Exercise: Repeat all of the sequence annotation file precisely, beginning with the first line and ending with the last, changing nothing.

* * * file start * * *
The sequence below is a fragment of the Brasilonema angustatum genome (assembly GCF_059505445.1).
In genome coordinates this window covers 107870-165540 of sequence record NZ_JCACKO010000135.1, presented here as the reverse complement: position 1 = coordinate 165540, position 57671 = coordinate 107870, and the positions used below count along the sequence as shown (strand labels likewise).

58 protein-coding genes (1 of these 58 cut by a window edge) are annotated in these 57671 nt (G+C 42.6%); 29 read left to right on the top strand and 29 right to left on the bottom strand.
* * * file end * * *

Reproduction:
The sequence below is a fragment of the Brasilonema angustatum genome (assembly GCF_059505445.1).
In genome coordinates this window covers 107870-165540 of sequence record NZ_JCACKO010000135.1, presented here as the reverse complement: position 1 = coordinate 165540, position 57671 = coordinate 107870, and the positions used below count along the sequence as shown (strand labels likewise).

58 protein-coding genes (1 of these 58 cut by a window edge) are annotated in these 57671 nt (G+C 42.6%); 29 read left to right on the top strand and 29 right to left on the bottom strand.